For years, the Los Angeles County jail has been a revolving door for the vast majority of its female inmates, many of whom are homeless, poorly educated and struggling with substance abuse, according a watchdog’s report released Wednesday. The findings in the report provide the most detailed examination yet of women in the nation’s largest women’s jail, reports the Los Angeles Times. According to a survey of inmates, 81% of women in custody had already served time behind bars — most of them in Los Angeles County.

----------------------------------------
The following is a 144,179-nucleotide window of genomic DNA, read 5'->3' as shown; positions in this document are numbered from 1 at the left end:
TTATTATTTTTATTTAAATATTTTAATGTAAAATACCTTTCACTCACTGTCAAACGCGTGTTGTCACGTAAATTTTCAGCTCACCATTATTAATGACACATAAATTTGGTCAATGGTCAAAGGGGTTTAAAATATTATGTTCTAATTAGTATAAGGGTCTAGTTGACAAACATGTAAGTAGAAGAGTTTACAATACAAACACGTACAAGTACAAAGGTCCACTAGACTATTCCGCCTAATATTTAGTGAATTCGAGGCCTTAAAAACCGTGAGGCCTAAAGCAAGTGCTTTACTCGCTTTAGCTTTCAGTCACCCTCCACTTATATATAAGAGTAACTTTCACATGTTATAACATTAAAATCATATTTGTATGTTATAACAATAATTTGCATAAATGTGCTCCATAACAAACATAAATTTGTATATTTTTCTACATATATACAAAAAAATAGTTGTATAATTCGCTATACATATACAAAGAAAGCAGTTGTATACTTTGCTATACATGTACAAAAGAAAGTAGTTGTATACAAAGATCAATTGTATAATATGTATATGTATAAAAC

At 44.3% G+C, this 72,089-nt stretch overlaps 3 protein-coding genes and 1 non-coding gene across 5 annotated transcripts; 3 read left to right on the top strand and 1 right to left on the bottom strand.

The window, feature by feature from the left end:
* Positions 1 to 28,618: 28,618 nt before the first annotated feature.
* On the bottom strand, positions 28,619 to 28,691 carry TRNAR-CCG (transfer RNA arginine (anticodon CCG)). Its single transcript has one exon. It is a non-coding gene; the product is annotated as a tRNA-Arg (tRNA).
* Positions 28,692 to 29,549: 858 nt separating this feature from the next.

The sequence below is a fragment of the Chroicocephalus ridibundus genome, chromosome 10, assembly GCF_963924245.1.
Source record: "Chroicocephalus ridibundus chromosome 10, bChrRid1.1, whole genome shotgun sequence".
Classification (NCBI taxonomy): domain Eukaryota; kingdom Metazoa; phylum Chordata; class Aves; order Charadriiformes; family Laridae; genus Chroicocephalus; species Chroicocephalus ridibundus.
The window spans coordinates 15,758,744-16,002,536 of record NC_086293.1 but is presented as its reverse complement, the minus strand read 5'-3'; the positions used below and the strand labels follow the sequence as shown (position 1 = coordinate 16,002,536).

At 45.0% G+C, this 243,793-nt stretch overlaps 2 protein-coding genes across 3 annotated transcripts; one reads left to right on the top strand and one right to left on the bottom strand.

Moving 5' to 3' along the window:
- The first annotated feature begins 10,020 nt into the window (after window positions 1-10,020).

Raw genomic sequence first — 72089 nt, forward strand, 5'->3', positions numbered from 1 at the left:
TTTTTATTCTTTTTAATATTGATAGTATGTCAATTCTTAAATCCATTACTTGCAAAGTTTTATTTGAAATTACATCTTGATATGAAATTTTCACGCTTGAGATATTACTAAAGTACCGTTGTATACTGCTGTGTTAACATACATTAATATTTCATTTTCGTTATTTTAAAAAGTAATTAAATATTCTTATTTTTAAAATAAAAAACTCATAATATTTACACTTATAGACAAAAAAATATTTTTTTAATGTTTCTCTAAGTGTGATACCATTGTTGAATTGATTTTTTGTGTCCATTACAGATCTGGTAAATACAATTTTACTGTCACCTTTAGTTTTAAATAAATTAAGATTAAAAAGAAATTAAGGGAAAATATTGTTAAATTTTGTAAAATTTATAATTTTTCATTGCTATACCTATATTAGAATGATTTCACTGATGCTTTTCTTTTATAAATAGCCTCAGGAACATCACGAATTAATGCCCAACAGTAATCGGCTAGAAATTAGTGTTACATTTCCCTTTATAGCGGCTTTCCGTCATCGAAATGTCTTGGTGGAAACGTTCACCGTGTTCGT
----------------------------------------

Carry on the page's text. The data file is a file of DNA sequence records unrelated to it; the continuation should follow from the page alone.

The report predicted that most of the inmates would be arrested again. “For [the] first time . . . in real detail we know who these female inmates are,” Merrick Bobb, special counsel to the county supervisors, wrote in his semiannual report on the Sheriff’s Department, which operates the jails. “It raises real questions about the need to end this recidivism.” Bobb surveyed 330 female inmates in September and found that 45% were on probation and 22% were on parole at the time of their arrests. Nearly six in 10 had a history of substance abuse, and slightly more than half were unemployed or disabled when they were arrested. The inmates were disproportionately African American — 43% of the jail population compared with 10% in the county. Most inmates were single women with children under age 18. Most were awaiting trial and could not afford the bail to get out.